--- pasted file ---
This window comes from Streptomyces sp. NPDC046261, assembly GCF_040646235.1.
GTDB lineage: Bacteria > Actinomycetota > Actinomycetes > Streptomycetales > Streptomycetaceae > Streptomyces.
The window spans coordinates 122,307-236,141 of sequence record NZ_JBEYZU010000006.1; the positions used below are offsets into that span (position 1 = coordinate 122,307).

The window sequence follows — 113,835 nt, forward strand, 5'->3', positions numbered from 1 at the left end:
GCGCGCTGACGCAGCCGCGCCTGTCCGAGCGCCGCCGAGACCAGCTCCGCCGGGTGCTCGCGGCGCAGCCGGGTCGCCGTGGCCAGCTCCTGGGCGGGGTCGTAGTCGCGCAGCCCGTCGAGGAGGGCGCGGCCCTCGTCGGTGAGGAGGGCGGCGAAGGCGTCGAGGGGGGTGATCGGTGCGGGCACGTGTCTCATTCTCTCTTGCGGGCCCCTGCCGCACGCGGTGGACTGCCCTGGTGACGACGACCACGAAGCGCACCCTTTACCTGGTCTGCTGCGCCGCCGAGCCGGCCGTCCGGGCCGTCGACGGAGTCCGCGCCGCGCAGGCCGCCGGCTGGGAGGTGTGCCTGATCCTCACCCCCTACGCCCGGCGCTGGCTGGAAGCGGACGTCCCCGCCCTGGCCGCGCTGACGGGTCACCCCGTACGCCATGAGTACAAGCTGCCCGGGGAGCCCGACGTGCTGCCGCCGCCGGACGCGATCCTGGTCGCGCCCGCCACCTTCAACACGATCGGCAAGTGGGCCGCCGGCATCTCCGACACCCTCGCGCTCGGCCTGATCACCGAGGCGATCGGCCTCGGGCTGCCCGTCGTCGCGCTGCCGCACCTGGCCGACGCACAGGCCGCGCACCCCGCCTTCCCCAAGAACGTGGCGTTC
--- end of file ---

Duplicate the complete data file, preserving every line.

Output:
This window comes from Streptomyces sp. NPDC046261, assembly GCF_040646235.1.
GTDB lineage: Bacteria > Actinomycetota > Actinomycetes > Streptomycetales > Streptomycetaceae > Streptomyces.
The window spans coordinates 122,307-236,141 of sequence record NZ_JBEYZU010000006.1; the positions used below are offsets into that span (position 1 = coordinate 122,307).

The window sequence follows — 113,835 nt, forward strand, 5'->3', positions numbered from 1 at the left end:
GCGCGCTGACGCAGCCGCGCCTGTCCGAGCGCCGCCGAGACCAGCTCCGCCGGGTGCTCGCGGCGCAGCCGGGTCGCCGTGGCCAGCTCCTGGGCGGGGTCGTAGTCGCGCAGCCCGTCGAGGAGGGCGCGGCCCTCGTCGGTGAGGAGGGCGGCGAAGGCGTCGAGGGGGGTGATCGGTGCGGGCACGTGTCTCATTCTCTCTTGCGGGCCCCTGCCGCACGCGGTGGACTGCCCTGGTGACGACGACCACGAAGCGCACCCTTTACCTGGTCTGCTGCGCCGCCGAGCCGGCCGTCCGGGCCGTCGACGGAGTCCGCGCCGCGCAGGCCGCCGGCTGGGAGGTGTGCCTGATCCTCACCCCCTACGCCCGGCGCTGGCTGGAAGCGGACGTCCCCGCCCTGGCCGCGCTGACGGGTCACCCCGTACGCCATGAGTACAAGCTGCCCGGGGAGCCCGACGTGCTGCCGCCGCCGGACGCGATCCTGGTCGCGCCCGCCACCTTCAACACGATCGGCAAGTGGGCCGCCGGCATCTCCGACACCCTCGCGCTCGGCCTGATCACCGAGGCGATCGGCCTCGGGCTGCCCGTCGTCGCGCTGCCGCACCTGGCCGACGCACAGGCCGCGCACCCCGCCTTCCCCAAGAACGTGGCGTTC